In this week’s ABC’s of Tennis Training with Carl Petersen we’re talking about basic bridging exercises.

Basic Bridging Exercises

The core (trunk) muscles form the stable support base for the body and doing basic bridging exercises will ensure they give you the stability you need. The core consists of four main muscles: ‘the inner unit’ – the transversus abdominus (TA) (lower abdominals), multifidus (deep, small muscle of the back), the pelvic floor muscles and the diaphragm (breathing muscle). These muscles work together to support the back and pelvis as the upper and lower extremities move during tennis play and training. The trunk muscles help transfer energy from the legs through the core (trunk) to the upper body and arms. This is especially important in a rotational or asymmetric sports like tennis. In tennis players, the abdominal muscles play a major role hip, trunk and core stability providing a muscular link between the lower and upper body.

Switching on Your Lower Core

  • Start by lying on your back with knees bent up to approximately 90 degrees.
  • Switch on your lower core at a low level-like turning up the dimmer switch on a light.
  • You should feel a light tension in your lower abdominal and pelvic floor muscles.
  • Now march your feet up and down for 5-10 second

Now that you are able to ‘Switch on Your Core ‘ it is time to connect the core to the extremities (arms and legs) with some basic bridging exercises. The following exercises are designed to be done at home or in the gym and do not require extra equipment. They help to develop the core and to strengthen specific larger muscles in a dynamic and functional way.

Basic Bridging Exercises

Supine Bridging

  • Start lying on your back with both knees bent up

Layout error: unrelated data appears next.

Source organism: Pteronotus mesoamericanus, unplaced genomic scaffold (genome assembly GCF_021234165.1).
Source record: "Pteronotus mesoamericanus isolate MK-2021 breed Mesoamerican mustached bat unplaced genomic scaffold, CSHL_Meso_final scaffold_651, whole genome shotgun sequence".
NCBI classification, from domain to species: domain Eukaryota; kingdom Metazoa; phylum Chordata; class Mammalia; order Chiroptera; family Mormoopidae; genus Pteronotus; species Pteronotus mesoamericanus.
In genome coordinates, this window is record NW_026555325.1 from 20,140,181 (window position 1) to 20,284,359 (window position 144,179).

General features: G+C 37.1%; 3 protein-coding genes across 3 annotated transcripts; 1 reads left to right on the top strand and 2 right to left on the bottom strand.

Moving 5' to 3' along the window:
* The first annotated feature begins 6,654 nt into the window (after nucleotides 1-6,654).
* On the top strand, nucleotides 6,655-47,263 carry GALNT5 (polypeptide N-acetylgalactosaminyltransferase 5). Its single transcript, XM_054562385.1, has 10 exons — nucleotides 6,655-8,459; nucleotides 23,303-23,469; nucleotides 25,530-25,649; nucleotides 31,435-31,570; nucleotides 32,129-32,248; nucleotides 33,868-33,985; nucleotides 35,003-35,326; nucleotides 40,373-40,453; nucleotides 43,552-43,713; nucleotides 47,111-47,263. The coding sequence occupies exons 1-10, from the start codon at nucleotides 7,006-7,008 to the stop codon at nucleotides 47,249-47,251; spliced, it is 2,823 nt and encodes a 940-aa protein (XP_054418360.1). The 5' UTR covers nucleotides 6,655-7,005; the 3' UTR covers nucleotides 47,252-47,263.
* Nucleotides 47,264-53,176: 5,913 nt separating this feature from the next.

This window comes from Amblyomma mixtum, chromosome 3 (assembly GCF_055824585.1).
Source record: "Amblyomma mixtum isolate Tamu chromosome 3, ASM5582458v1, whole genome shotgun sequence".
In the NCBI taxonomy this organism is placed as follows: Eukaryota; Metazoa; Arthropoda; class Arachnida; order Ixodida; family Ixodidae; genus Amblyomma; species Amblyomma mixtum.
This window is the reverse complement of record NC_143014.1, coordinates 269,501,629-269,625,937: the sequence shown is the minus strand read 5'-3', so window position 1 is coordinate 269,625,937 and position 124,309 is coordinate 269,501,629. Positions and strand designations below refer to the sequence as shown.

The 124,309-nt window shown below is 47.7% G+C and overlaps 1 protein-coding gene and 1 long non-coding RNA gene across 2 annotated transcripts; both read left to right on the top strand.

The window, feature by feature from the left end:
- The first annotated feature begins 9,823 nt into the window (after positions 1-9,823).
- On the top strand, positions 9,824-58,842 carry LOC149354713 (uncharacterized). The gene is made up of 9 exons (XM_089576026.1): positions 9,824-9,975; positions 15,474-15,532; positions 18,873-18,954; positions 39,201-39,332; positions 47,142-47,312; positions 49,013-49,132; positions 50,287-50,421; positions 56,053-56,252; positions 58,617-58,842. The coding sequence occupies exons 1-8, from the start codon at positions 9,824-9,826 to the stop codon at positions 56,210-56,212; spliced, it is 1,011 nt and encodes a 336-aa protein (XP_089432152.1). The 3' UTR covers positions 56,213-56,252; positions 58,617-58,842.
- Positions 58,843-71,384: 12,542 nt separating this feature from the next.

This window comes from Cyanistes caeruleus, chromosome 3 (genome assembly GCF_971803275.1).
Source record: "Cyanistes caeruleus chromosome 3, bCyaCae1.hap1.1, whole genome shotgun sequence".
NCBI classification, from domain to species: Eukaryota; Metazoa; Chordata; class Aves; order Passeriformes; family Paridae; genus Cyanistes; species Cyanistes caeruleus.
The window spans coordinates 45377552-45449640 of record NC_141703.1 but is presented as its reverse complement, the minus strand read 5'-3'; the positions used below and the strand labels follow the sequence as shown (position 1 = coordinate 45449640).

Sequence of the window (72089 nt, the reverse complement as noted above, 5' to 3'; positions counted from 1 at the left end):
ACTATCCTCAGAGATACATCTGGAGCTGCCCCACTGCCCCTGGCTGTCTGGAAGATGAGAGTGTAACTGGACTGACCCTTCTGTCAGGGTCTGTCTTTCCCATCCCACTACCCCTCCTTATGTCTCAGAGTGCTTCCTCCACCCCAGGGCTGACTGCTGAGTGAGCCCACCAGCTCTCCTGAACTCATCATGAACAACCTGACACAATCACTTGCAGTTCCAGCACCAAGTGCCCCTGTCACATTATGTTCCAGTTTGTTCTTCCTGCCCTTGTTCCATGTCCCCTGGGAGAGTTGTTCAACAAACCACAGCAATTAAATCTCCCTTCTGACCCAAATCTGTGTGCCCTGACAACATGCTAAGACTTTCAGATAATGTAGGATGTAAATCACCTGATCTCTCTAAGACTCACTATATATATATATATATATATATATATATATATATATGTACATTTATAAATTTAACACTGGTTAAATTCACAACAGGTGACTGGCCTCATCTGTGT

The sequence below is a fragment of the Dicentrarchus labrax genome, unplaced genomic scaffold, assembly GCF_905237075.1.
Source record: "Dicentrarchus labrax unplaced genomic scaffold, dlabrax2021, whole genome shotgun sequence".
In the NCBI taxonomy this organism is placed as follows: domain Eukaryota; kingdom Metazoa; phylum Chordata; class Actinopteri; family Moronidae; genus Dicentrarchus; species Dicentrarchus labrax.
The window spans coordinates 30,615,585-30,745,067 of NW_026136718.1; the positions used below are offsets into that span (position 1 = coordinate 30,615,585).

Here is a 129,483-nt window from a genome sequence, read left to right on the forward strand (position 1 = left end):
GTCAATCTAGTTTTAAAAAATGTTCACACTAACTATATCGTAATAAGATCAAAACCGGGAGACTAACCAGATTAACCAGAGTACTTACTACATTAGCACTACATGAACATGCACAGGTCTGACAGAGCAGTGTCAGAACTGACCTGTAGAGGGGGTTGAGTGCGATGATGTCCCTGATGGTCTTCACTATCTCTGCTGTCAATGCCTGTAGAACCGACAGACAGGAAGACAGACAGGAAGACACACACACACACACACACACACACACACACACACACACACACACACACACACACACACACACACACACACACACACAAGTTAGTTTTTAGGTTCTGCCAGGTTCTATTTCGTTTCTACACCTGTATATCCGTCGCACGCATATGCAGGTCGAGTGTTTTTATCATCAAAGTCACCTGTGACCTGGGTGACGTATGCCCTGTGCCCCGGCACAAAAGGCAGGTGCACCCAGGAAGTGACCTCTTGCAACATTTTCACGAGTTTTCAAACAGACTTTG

• Switch on your core & raise hips off the mat
  • Hold for 4 seconds & lower back down to start position
  • Do with feet & knees hip width & feet & knees together
  • Do 2-3 sets of 10 repetitions.

Quadruped Bridging & Rocking

  • Assume a quadruped bridge position with hands under shoulders and knees under hips.
  • Let your back arch down like an old swayback horse.
  •  Now ‘Switch on Your Core’ like a dimmer switch as you suck your belly button to your spine and hold for 10 seconds.
  • You can also do some light rocking back & forth, side to side and on the diagonal to challenge core more.
  • Do 2-3 sets of 10-15 repetitions.

Quadruped Bridging with Arm & Leg Raise

  • Assume a quadruped bridge position with hands under shoulders and knees under hips.
  • ‘Switch on Your Core’ like a dimmer switch.
  • Stabilize –keeping your back flat and raise 1 arm or leg up and hold for 4 seconds.
  • Do 2-3 sets of 10-15 repetitions.

Prone Bridging Off Knees

  • Start in a prone push up from knees position with arms straight
  • Switch on your core muscles & find your neutral position with back flat
  • Now lower until forearms on floor & push back up again
  • Hold for 5-10-15 seconds and repeat 5 times.
  • This can be made more difficult by bridging from your toes.

Lateral Bridging

  • Assume a lateral bridge position supporting yourself on forearms and feet
  • ‘Switch on Your Core’ like a dimmer switch.
  • Bridge hips up to spine neutral position and hold and hold 4 seconds.
  • Do 2-3 sets of 5-10 repetitions.

Rules of Core Strength

  • Always start with ‘Switching on Your Core’ routine to reeducate the lower abdominals to work in a pre-anticipatory way. This is especially important after a layoff, after an injury, or when you have been mal-aligned or have low back or hip pain and stiffness.
  • Approach traditional sit-ups with caution, as the elbow-knee movement places a lot of strain on the low back.
  • Core exercises should be done at the end of strength work outs, or after hitting, so that they can adequately function as stabilizers during the exercise.

Carl Petersen is a partner/physiotherapist at City Sports & Physiotherapy Clinics in Vancouver. He has co-authored the book Fit to Play™-Tennis and the DVD series Fit to Play™ & Perform with Swiss based coach Nina Nittinger. Info at or e-mail For more training info follow Carl on Twitter @Fit2PlayCarl